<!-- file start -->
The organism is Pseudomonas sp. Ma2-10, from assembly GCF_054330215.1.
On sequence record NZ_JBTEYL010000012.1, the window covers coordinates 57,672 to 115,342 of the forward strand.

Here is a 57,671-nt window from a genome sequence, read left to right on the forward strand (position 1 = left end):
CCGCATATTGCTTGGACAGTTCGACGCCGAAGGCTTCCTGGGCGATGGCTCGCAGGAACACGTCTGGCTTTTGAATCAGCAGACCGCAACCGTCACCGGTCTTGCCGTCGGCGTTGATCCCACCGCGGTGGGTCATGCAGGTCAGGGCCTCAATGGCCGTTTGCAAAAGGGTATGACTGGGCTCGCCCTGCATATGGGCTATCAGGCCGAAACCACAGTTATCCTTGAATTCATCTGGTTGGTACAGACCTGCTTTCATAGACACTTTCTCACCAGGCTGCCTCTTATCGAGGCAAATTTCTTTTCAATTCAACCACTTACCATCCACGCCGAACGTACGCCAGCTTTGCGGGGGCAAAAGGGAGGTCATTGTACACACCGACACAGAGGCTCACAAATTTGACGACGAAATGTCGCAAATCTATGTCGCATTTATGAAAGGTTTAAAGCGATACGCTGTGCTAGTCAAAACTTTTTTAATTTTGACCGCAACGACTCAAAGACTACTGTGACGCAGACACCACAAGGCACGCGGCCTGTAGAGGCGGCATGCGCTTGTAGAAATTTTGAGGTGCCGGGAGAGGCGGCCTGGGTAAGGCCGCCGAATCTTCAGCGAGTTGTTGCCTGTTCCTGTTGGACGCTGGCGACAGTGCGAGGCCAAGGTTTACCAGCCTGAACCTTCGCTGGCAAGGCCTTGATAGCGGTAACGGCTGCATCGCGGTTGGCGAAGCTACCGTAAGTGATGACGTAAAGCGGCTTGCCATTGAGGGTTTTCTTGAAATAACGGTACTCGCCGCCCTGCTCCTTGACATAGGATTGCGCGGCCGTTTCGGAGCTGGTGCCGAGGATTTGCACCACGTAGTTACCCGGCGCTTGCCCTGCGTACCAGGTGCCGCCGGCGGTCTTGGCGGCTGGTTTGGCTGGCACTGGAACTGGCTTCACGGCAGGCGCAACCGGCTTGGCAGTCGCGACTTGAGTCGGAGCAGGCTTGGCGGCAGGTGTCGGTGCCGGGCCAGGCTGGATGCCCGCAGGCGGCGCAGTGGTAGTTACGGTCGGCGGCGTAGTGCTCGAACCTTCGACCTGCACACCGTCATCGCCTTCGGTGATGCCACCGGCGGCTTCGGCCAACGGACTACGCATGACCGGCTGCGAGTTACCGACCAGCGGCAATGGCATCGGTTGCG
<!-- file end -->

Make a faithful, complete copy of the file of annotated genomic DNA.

The organism is Pseudomonas sp. Ma2-10, from assembly GCF_054330215.1.
On sequence record NZ_JBTEYL010000012.1, the window covers coordinates 57,672 to 115,342 of the forward strand.

Here is a 57,671-nt window from a genome sequence, read left to right on the forward strand (position 1 = left end):
CCGCATATTGCTTGGACAGTTCGACGCCGAAGGCTTCCTGGGCGATGGCTCGCAGGAACACGTCTGGCTTTTGAATCAGCAGACCGCAACCGTCACCGGTCTTGCCGTCGGCGTTGATCCCACCGCGGTGGGTCATGCAGGTCAGGGCCTCAATGGCCGTTTGCAAAAGGGTATGACTGGGCTCGCCCTGCATATGGGCTATCAGGCCGAAACCACAGTTATCCTTGAATTCATCTGGTTGGTACAGACCTGCTTTCATAGACACTTTCTCACCAGGCTGCCTCTTATCGAGGCAAATTTCTTTTCAATTCAACCACTTACCATCCACGCCGAACGTACGCCAGCTTTGCGGGGGCAAAAGGGAGGTCATTGTACACACCGACACAGAGGCTCACAAATTTGACGACGAAATGTCGCAAATCTATGTCGCATTTATGAAAGGTTTAAAGCGATACGCTGTGCTAGTCAAAACTTTTTTAATTTTGACCGCAACGACTCAAAGACTACTGTGACGCAGACACCACAAGGCACGCGGCCTGTAGAGGCGGCATGCGCTTGTAGAAATTTTGAGGTGCCGGGAGAGGCGGCCTGGGTAAGGCCGCCGAATCTTCAGCGAGTTGTTGCCTGTTCCTGTTGGACGCTGGCGACAGTGCGAGGCCAAGGTTTACCAGCCTGAACCTTCGCTGGCAAGGCCTTGATAGCGGTAACGGCTGCATCGCGGTTGGCGAAGCTACCGTAAGTGATGACGTAAAGCGGCTTGCCATTGAGGGTTTTCTTGAAATAACGGTACTCGCCGCCCTGCTCCTTGACATAGGATTGCGCGGCCGTTTCGGAGCTGGTGCCGAGGATTTGCACCACGTAGTTACCCGGCGCTTGCCCTGCGTACCAGGTGCCGCCGGCGGTCTTGGCGGCTGGTTTGGCTGGCACTGGAACTGGCTTCACGGCAGGCGCAACCGGCTTGGCAGTCGCGACTTGAGTCGGAGCAGGCTTGGCGGCAGGTGTCGGTGCCGGGCCAGGCTGGATGCCCGCAGGCGGCGCAGTGGTAGTTACGGTCGGCGGCGTAGTGCTCGAACCTTCGACCTGCACACCGTCATCGCCTTCGGTGATGCCACCGGCGGCTTCGGCCAACGGACTACGCATGACCGGCTGCGAGTTACCGACCAGCGGCAATGGCATCGGTTGCG